Process and reliability risks have become critically important during mass production at advanced technology nodes even with Extreme Ultraviolet Lithography (EUV) illumination. In this work, we propose a design-for-manufacturability solution using a set of new rules to detect high risk design layout patterns. The proposed methods improve design margins while avoiding area overhead and complex design restrictions. In addition, the proposed method introduces an in-design pattern replacement with automatically generated fixing hints to improve all matched locations with identified patterns.
We identify most recent sources of transistor layout dependent effects (LDE) such as stress, lithography,
and well proximity effects (WPE), and outline modeling and analysis methods for 28 nm. These methods
apply to custom layout, standard cell designs, and context-aware post-route analysis. We show how IC
design teams can use a model-based approach to quantify and analyze variability induced by LDE. We
reduce the need for guard-bands that negate the performance advantages that stress brings to advanced
The impact of lithography-induced systematic variations on the parametric behavior of cells and chips designed on a TI
65nm process has been studied using software tools for silicon contour prediction, and design analysis from contours.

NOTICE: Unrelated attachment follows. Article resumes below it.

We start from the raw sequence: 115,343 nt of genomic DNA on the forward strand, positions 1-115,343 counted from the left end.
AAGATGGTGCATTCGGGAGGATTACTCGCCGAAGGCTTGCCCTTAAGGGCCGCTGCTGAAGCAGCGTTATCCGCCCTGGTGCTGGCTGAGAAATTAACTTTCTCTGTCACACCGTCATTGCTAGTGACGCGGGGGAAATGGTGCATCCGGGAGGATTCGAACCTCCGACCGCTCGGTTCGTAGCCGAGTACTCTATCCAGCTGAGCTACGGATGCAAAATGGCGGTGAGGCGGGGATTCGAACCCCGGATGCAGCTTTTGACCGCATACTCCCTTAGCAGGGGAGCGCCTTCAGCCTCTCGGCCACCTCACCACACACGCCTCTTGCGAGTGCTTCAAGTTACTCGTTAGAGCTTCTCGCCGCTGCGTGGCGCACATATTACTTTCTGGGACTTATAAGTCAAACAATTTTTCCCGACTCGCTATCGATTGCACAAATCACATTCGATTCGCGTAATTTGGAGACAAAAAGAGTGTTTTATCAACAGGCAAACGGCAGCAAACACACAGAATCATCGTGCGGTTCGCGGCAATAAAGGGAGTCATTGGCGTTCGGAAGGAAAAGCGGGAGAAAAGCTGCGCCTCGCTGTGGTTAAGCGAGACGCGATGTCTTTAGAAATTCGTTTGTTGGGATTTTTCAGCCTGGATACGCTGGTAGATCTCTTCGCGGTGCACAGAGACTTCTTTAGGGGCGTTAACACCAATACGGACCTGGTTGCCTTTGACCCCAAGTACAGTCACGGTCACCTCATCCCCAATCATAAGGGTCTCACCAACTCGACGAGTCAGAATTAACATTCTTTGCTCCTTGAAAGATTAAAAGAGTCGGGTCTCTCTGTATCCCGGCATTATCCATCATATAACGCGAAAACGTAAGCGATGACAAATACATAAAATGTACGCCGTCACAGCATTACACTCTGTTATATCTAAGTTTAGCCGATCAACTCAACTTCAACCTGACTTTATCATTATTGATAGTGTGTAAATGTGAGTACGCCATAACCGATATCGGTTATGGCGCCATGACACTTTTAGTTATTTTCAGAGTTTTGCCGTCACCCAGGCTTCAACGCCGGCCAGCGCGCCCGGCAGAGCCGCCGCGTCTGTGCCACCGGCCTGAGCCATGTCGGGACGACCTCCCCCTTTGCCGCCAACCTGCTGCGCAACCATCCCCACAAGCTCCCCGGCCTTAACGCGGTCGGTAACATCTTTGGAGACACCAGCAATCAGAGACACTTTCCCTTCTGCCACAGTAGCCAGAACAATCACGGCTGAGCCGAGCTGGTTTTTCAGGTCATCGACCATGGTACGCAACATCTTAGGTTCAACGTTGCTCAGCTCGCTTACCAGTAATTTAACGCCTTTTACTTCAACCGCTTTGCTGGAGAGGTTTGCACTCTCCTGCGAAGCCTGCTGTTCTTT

Using model-based litho and etch simulation at different process conditions, contours were generated for the poly and
active layers of standard cells in multiple contexts. Next, the extracted transistor-level SPICE netlists (with annotated
changes in CD) were simulated for cell delay and leakage. The silicon contours predicted by the model-based litho tools
were validated by comparing CDs of the simulated contours with SEM images. A comparative analysis of standard cells
with relaxed design rules and restricted pitch design rules showed that restrictive design rules help reduce the variation
from instance to instance of a given cell by as much as 15%, but at the expense of an area penalty. A full-chip variability
analysis flow, including model-based lithography and etch simulation, captures the systematic variability effects on
timing-critical paths and cells and allows for comparison of the variability of different cells and paths in the context of a
With increasing chip sizes and shrinking device dimensions, on-chip semiconductor process variation can no longer be
ignored in the design and signoff static timing analysis of integrated circuits. An important parameter affecting CMOS
technologies is the gate length (Lgate) of a transistor. In modern technologies, significant spatial intra-chip variability of
transistor gate lengths, which is systematic as opposed to random, can lead to relatively large variations in circuit path
delays. Spatial variations in Lgate affect circuit timing properties, which can lead to timing errors and performance loss.
To maximize performance and process utilization in microprocessor designs, we have developed and validated a timing
analysis methodology based on accurate silicon contour prediction from drawn layout and contour-based extraction of
our designs. This allows for signoff timing without unnecessarily large margins, thereby reducing chip area and
maximizing performance while ensuring chip functionality, improved process utilization and yield. In this paper, we
describe the chip timing methodology, its validation and implementation in microprocessor design.